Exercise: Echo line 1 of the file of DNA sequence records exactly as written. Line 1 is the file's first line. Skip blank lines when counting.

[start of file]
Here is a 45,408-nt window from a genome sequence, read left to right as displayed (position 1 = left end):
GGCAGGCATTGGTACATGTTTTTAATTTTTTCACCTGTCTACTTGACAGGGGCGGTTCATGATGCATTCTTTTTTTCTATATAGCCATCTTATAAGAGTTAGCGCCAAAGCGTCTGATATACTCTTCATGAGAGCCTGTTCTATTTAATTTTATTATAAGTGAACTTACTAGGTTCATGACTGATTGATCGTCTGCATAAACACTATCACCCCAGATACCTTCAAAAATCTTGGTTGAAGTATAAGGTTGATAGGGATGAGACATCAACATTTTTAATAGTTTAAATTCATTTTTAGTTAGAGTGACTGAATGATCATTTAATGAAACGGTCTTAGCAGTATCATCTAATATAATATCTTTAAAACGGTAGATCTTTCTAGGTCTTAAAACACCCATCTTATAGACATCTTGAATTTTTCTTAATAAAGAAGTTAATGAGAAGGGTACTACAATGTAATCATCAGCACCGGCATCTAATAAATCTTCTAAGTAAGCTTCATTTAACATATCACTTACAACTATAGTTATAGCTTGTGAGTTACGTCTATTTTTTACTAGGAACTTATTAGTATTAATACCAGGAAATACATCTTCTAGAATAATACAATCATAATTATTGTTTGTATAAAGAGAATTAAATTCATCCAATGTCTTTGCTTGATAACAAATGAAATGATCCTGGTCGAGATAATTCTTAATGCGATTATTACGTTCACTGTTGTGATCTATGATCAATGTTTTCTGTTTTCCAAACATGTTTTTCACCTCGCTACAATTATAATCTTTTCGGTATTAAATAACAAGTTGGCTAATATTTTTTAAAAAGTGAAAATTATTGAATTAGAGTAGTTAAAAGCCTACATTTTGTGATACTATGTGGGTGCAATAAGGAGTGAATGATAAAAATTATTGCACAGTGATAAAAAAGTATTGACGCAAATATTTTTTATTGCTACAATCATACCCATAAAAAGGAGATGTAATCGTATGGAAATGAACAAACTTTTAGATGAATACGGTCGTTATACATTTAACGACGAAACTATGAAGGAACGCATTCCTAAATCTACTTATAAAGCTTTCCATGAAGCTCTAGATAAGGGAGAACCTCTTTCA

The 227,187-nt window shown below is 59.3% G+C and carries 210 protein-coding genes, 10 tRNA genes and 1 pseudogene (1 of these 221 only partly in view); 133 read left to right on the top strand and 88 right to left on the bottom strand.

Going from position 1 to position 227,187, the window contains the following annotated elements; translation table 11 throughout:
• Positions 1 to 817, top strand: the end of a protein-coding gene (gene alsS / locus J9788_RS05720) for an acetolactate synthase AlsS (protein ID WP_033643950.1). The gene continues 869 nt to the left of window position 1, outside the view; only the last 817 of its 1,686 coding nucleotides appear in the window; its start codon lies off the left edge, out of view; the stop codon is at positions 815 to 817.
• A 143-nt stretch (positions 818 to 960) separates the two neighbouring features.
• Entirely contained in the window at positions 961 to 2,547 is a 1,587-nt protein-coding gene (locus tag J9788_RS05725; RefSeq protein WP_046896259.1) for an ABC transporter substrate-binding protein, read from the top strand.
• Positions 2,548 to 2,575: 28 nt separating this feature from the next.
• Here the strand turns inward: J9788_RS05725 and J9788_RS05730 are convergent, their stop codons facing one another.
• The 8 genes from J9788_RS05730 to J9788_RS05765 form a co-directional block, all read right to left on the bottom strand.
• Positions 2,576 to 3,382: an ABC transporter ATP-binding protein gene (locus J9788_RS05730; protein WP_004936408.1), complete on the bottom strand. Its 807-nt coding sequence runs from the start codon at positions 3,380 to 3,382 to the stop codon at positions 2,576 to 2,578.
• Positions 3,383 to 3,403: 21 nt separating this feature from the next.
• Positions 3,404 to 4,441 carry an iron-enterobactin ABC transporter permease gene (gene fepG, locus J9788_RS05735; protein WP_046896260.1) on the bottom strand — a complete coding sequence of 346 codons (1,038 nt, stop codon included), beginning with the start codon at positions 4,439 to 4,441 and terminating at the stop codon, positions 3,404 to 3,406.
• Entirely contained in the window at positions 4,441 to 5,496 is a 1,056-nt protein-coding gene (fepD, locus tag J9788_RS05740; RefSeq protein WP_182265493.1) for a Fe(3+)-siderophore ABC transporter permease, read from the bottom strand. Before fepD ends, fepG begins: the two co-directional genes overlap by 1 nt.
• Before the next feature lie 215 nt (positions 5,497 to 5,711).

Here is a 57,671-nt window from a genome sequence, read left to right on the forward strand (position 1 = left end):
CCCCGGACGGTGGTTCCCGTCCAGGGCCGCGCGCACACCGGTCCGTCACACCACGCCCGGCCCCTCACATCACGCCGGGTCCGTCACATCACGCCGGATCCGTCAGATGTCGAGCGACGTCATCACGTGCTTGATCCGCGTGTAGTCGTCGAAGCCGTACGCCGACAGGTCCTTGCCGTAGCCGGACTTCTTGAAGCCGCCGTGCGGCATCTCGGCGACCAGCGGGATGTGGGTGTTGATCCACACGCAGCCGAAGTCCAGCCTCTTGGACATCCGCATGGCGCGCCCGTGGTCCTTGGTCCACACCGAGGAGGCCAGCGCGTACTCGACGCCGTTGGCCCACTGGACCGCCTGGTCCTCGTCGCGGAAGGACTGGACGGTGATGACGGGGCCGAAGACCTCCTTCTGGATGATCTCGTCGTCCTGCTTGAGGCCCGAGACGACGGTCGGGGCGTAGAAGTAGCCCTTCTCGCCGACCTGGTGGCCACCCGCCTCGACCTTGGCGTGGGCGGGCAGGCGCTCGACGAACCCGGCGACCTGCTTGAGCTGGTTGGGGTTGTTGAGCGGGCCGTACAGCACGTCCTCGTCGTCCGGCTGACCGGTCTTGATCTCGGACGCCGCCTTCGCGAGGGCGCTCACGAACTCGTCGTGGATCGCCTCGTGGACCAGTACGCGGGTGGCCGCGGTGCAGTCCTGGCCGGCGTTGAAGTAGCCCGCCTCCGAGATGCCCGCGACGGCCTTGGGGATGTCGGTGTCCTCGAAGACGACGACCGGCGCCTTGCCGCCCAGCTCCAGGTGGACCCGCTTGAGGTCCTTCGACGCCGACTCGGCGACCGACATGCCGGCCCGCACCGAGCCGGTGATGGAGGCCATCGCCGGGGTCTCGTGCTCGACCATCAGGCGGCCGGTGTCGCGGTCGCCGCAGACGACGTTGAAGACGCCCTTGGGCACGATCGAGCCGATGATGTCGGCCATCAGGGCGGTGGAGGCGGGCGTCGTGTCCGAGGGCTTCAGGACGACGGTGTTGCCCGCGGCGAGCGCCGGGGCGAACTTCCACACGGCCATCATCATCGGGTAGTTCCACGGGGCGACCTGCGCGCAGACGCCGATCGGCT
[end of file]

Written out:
Here is a 45,408-nt window from a genome sequence, read left to right as displayed (position 1 = left end):